COVID-19 transforms landscape of spring sports

The pandemic impacts West High athletics as IHSAA and IHSGAU announce a four-week suspension of Iowa high school sports.


Kara Wagenknecht

Fabian Brown ’21 runs a relay during a track meet.

Hanah Kitamoto, Print Co-Editor-In-Chief

On March 16, the Iowa High School Athletics Association and Iowa High School Girls Athletic Union announced that all Iowa high school sports have been suspended until April 13. This news has mainly impacted spring sports, having track cancelling all practices and meets in addition to golf, tennis and soccer to postpone their first practice dates.

According to West High athletic director Craig Huegel, it’s possible that the April 13 date can be pushed back even further as the coronavirus cases are increasing throughout the state.

“At this point, we are operating under the expectation that we will be allowed to resume practices and competitions starting April 13,” Huegel said. “But this can change as the threat to public health continues to evolve.” 

Although the practices and competitions of the spring sports have been suspended, the state tournaments for spring sports and softball and baseball first official practices dates are currently remained as scheduled.

This suspension created a challenge for West High athletics as the suspension prohibits in-person contact between the coaches/administrators and student-athletes during the four-week suspension period.

“We cannot have face to face interaction with our athletes, and our coaches cannot coach them in the traditional sense.  Our coaches are working on sending information and ideas to work out to their specific groups. This pandemic is challenging our creativity and our resolve, and I know our coaches and athletes will rise to the challenge,” Heugel said.

For senior thrower, Salima Omari, the four-week suspension did not easily sink in.

This suspension has had a negative impact on my mental health and my motivation to keep practicing.

— Salima Omari '20

“Out of all honesty, I broke down and cried for about three days. Every time I thought about all the work I put in I just broke down,” Omari said. “This suspension has had a negative impact on my mental health and my motivation to keep practicing. The fact that I’m a senior doesn’t help because this was the last year I had to really go all out before college.”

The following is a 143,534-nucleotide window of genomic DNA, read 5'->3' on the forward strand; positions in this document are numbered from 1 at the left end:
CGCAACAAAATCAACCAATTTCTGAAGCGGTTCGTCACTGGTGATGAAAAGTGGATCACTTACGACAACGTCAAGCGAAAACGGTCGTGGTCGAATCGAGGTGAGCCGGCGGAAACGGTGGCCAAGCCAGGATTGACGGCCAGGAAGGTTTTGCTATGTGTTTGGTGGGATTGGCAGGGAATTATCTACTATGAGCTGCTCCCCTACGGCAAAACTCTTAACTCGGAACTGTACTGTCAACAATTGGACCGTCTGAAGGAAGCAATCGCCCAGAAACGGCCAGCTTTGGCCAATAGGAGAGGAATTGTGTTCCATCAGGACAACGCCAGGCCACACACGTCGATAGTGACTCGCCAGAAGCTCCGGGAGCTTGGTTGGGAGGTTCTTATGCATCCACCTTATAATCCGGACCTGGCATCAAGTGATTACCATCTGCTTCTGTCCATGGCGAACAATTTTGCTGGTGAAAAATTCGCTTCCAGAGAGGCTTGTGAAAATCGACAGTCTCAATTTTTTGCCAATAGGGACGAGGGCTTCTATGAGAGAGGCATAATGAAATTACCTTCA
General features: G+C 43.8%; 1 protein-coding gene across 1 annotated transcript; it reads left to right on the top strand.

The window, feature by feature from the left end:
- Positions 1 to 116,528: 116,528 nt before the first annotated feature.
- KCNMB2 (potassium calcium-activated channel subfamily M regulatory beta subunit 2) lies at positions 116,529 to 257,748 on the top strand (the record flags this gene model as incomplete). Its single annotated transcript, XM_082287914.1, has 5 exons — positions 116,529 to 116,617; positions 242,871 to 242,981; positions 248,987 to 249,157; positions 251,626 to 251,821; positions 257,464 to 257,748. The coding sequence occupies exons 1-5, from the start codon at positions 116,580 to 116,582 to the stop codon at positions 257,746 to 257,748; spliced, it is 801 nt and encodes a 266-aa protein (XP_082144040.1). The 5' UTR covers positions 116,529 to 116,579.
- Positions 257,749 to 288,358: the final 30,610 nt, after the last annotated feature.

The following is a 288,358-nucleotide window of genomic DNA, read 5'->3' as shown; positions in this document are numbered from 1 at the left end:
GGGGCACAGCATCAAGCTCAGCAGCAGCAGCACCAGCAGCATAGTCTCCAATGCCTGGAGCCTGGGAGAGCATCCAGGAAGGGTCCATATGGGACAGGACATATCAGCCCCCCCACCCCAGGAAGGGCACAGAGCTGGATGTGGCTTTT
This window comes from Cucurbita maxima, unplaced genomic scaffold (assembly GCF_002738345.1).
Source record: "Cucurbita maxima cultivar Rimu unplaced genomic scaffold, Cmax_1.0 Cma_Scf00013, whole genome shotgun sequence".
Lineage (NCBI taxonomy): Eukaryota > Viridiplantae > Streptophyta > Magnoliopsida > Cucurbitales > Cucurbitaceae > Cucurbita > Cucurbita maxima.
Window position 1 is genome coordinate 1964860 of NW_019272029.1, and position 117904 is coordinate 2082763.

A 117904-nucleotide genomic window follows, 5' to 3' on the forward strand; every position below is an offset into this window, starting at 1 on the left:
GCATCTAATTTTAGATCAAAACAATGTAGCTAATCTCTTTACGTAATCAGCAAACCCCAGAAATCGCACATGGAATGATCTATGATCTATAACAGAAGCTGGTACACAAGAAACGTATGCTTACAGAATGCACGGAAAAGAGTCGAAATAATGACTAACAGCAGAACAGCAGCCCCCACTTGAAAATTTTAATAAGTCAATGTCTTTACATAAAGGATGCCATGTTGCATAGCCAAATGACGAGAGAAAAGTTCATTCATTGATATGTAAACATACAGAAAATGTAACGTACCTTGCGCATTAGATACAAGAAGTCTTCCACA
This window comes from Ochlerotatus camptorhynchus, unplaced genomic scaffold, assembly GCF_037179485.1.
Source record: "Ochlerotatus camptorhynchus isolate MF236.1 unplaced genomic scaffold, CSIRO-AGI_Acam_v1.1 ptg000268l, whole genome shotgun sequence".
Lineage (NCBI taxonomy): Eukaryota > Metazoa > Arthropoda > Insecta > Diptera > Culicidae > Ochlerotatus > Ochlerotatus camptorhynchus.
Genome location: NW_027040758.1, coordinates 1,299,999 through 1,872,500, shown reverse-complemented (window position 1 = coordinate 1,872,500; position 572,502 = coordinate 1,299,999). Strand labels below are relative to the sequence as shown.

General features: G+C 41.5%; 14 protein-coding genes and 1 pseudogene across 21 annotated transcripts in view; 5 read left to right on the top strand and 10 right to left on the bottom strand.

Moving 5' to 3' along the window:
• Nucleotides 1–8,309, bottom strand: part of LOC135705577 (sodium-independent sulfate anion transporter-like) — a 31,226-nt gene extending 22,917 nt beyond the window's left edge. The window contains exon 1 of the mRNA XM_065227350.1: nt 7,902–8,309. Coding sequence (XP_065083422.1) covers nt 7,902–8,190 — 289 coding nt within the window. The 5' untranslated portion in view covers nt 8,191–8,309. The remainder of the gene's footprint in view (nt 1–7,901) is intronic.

Corentin Charles ’23 was looking forward to his first soccer season, which was originally scheduled to start on March 16. Although the news was understandable for Charles, it flipped his plans for the season.

“I was pretty disappointed and upset but I totally understand why they had to do it and it’s better to keep everyone safe,” Charles said. “The situation has canceled all the practices that I have with my soccer club and the preparatory training that the team holds before tryouts. It also spreads doubt and confusion as to how the season will develop.”

Due to the fact recreational centers and services have been closed, it makes it difficult for athletes to train at facilities and in large groups. 

“[The suspension has] definitely affected me a lot because now I’m not prepared as much as I would like, and it’s harder to do practices since they’ve banned the use of any fields or weight rooms on campus,” Charles said.

I was pretty disappointed and upset but I totally understand why they had to do it and it’s better to keep everyone safe.

— Corentin Charles '23

Without access to the facilities, athletes are struggling to find an efficient way to train.

“Around this time of the year I’m usually in the weight room or the throwing ring. Without these two I don’t know what to do with my life,” Omari said. 

Emily Hill ’20 participates in Iowa City ultimate frisbee team MetalICWings, which is not affiliated with IHSAA or IHSGAU, but was also impacted by COVID-19. 

“As of now, all of our games are cancelled except for our state tournament. People are still getting together to throw and stay in shape, but it’s hard since we aren’t allowed to have groups of more than ten together,” Hill said. “We’re planning on giving everything we have for state this season since we’ve worked so hard and improved so much. State is the one chance we have to show people what Wings has become and so I really, really, hope that we can take state in June.”

Once the suspension is lifted, the transition into the spring sports season back to ‘normal’ will take some time.

“Our plan is to try to make sure our facilities and personnel are ready to return to practice. I believe we will need 1-2 weeks to condition our athletes, conduct tryouts and select teams,” Huegel said. 

While some athletes may raise some concerns for their upcoming season, Omari has some plans.

“[My plan is to] just to keep grinding and hopefully still get a chance to compete in the Drake Relays and the state meet,” Omari said.